The Samsung Galaxy S II Skyrocket offers quad-band world roaming, a speakerphone, conference calling, voice dialing, video calling via Qik, and text and multimedia messaging. It also supports Bluetooth 3.0, Wi-Fi (802.11a/b/g/n), and GPS. The embedded NFC chip means you can use the smartphone to scan, read, and share RFID tags. Once Google Wallet is supported beyond the Nexus 4G, you should be able to use the phone to make mobile payments.
All of Google's services are ready and available for you to use. They include Gmail, Google Maps, search with voice support, Google Talk, Places, YouTube, and Latitude. Other smartphone tools are available as well, like a calendar, a calculator, an alarm clock, a world clock, a stopwatch, and a timer. You get plenty of extra apps on here too, like Amazon.com's Kindle app, Quickoffice, Kies Air (a Wi-Fi-based PC-to-phone sync manager), MOG Music, a Mini diary, NFS Shift, Social Hub, MyAT&T, AT&T Code Scanner, AT&T FamilyMap, AT&T Navigator, AT&T Ready2Go, and AT&T Live TV.
Like the other Samsung Android handsets, the Skyrocket comes with Samsung's own Media Hub app, through which you can download movies and TV shows to rent or own. There's also the stock Android music and video player, of course. You can shoot your own videos and photos with the phone's 8-megapixel camera, which can shoot 1080p HD video. You get plenty of tools and features with the camera, like color effects, white-balance controls, ISO settings, and an image editor that lets you crop photos. There's even a video editor that lets you piece together clips right on your phone.
Picture quality was commendable. Low-light photos looked great, with rich colors. The LED flash came in handy in especially dark environments. Camera performance was fast as well. Video quality looked great for a phone, with very little blur or pixelation. You can store the media files in the phone's 16GB of internal memory or on a microSD card--the phone accepts up to 32GB. You can then share your shots via DLNA or the usual social network channels.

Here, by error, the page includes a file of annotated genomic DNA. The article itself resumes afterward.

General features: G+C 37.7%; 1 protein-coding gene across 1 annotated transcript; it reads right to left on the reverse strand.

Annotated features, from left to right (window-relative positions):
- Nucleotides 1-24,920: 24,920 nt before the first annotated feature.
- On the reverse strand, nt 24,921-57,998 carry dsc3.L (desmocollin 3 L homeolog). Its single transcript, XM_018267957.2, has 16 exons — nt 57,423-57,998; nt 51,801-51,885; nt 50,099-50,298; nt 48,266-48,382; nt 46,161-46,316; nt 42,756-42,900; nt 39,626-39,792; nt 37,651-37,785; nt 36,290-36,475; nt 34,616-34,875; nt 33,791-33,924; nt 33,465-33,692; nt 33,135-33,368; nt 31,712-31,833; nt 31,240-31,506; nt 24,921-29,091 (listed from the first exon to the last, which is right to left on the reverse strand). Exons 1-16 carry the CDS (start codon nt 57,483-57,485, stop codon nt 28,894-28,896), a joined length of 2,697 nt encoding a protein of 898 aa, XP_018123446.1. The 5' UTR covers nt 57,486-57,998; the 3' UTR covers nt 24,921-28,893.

We tested the quad-band Samsung Galaxy S II Skyrocket in San Francisco using AT&T service. Call quality was very good. Audio quality sounded clear with plenty of volume. We didn't detect much background noise, though there was a tiny bit of hiss at times. On the other end, callers reported similarly great quality. They did say our voice quality was a little harsh at times, but not extremely so.
Samsung Galaxy S II Skyrocket call quality sample
Of course the most important part of the Skyrocket is its support for AT&T's nascent LTE network. Unfortunately, San Francisco is not one of the cities where that's available. In fact, at the time of this writing, AT&T's LTE network is only available in Boston, Washington, Baltimore, Athens, Ga., Atlanta, Chicago, Dallas-Fort Worth, Houston, and San Antonio. Until we get AT&T's LTE network here in San Francisco, we'll have to test the Skyrocket as if it's a 3G phone.
The Skyrocket actually isn't such a bad 3G phone, however. It does support AT&T's HSPA+ 21 network, which theoretically supports download speeds of 21Mbps. Using Ookla's Speedtest.net app, we averaged a download speed of 3.2Mbps and an upload speed of 1.1Mbps. We were able to load the full CNET page in 15 seconds and the mobile page in 10 seconds.
Like the T-Mobile version of the Galaxy S II, the Skyrocket is equipped with Qualcomm's Snapdragon S3 1.5GHz dual-core processor to accommodate AT&T's LTE chipset. We felt navigation was nice and snappy, and didn't notice much lag or sluggishness when switching between apps.
AT&T couldn't ask for a better phone to kick off its LTE network. The Skyrocket is a beautifully designed phone with all of the high-end features that Android power users have come to expect. It ships with Android 2.3 Gingerbread and should be upgradable to Ice Cream Sandwich in the next year. Notable features include a 1.5GHz dual-core processor, an 8-megapixel rear camera, a front-facing 2-megapixel camera, NFC support, and of course support for AT&T's LTE network.
Unfortunately, that network is only available in a few cities right now, and the rest of the country will have to wait for AT&T to roll out LTE nationwide. By the time that happens, a better smartphone will probably have come along. If you don't live in one of the blessed areas, our suggestion would be to wait, or get another Android smartphone--like the Samsung Galaxy S II for AT&T, perhaps, which is around $50 less than the Skyrocket.